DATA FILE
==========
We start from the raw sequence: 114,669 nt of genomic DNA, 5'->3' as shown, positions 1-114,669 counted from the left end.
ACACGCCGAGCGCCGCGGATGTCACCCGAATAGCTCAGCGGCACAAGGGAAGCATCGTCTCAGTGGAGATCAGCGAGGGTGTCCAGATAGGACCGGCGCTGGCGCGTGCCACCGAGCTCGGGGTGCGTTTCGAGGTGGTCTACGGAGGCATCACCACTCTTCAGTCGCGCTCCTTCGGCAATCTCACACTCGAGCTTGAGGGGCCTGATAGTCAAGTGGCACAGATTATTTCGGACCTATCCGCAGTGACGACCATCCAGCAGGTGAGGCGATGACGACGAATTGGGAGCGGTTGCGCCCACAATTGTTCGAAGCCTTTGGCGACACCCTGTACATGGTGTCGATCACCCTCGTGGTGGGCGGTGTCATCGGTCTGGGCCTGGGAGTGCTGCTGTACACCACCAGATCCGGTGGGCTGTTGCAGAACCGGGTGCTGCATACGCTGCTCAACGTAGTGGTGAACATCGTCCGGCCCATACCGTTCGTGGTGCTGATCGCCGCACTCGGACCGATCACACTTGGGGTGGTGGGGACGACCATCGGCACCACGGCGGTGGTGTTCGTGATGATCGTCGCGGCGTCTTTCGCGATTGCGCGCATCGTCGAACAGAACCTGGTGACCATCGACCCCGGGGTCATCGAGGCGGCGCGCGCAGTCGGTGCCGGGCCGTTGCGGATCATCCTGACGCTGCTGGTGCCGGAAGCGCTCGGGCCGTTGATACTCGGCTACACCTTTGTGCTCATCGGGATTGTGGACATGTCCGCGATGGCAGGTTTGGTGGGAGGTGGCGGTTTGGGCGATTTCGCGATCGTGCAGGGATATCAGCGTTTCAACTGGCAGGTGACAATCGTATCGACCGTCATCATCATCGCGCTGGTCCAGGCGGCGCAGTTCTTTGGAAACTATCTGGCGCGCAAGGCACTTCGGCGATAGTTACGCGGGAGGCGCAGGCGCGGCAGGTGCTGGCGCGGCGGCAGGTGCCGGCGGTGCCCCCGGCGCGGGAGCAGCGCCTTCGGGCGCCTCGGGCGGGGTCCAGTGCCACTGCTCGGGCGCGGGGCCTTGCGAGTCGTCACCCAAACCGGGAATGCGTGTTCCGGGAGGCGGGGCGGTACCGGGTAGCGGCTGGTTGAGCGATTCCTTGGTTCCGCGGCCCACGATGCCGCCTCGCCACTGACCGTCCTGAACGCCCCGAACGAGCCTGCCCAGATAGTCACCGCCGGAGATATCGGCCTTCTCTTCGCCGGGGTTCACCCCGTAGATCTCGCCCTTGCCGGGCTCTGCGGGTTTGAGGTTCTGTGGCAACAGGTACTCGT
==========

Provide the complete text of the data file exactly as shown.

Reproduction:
We start from the raw sequence: 114,669 nt of genomic DNA, 5'->3' as shown, positions 1-114,669 counted from the left end.
ACACGCCGAGCGCCGCGGATGTCACCCGAATAGCTCAGCGGCACAAGGGAAGCATCGTCTCAGTGGAGATCAGCGAGGGTGTCCAGATAGGACCGGCGCTGGCGCGTGCCACCGAGCTCGGGGTGCGTTTCGAGGTGGTCTACGGAGGCATCACCACTCTTCAGTCGCGCTCCTTCGGCAATCTCACACTCGAGCTTGAGGGGCCTGATAGTCAAGTGGCACAGATTATTTCGGACCTATCCGCAGTGACGACCATCCAGCAGGTGAGGCGATGACGACGAATTGGGAGCGGTTGCGCCCACAATTGTTCGAAGCCTTTGGCGACACCCTGTACATGGTGTCGATCACCCTCGTGGTGGGCGGTGTCATCGGTCTGGGCCTGGGAGTGCTGCTGTACACCACCAGATCCGGTGGGCTGTTGCAGAACCGGGTGCTGCATACGCTGCTCAACGTAGTGGTGAACATCGTCCGGCCCATACCGTTCGTGGTGCTGATCGCCGCACTCGGACCGATCACACTTGGGGTGGTGGGGACGACCATCGGCACCACGGCGGTGGTGTTCGTGATGATCGTCGCGGCGTCTTTCGCGATTGCGCGCATCGTCGAACAGAACCTGGTGACCATCGACCCCGGGGTCATCGAGGCGGCGCGCGCAGTCGGTGCCGGGCCGTTGCGGATCATCCTGACGCTGCTGGTGCCGGAAGCGCTCGGGCCGTTGATACTCGGCTACACCTTTGTGCTCATCGGGATTGTGGACATGTCCGCGATGGCAGGTTTGGTGGGAGGTGGCGGTTTGGGCGATTTCGCGATCGTGCAGGGATATCAGCGTTTCAACTGGCAGGTGACAATCGTATCGACCGTCATCATCATCGCGCTGGTCCAGGCGGCGCAGTTCTTTGGAAACTATCTGGCGCGCAAGGCACTTCGGCGATAGTTACGCGGGAGGCGCAGGCGCGGCAGGTGCTGGCGCGGCGGCAGGTGCCGGCGGTGCCCCCGGCGCGGGAGCAGCGCCTTCGGGCGCCTCGGGCGGGGTCCAGTGCCACTGCTCGGGCGCGGGGCCTTGCGAGTCGTCACCCAAACCGGGAATGCGTGTTCCGGGAGGCGGGGCGGTACCGGGTAGCGGCTGGTTGAGCGATTCCTTGGTTCCGCGGCCCACGATGCCGCCTCGCCACTGACCGTCCTGAACGCCCCGAACGAGCCTGCCCAGATAGTCACCGCCGGAGATATCGGCCTTCTCTTCGCCGGGGTTCACCCCGTAGATCTCGCCCTTGCCGGGCTCTGCGGGTTTGAGGTTCTGTGGCAACAGGTACTCGT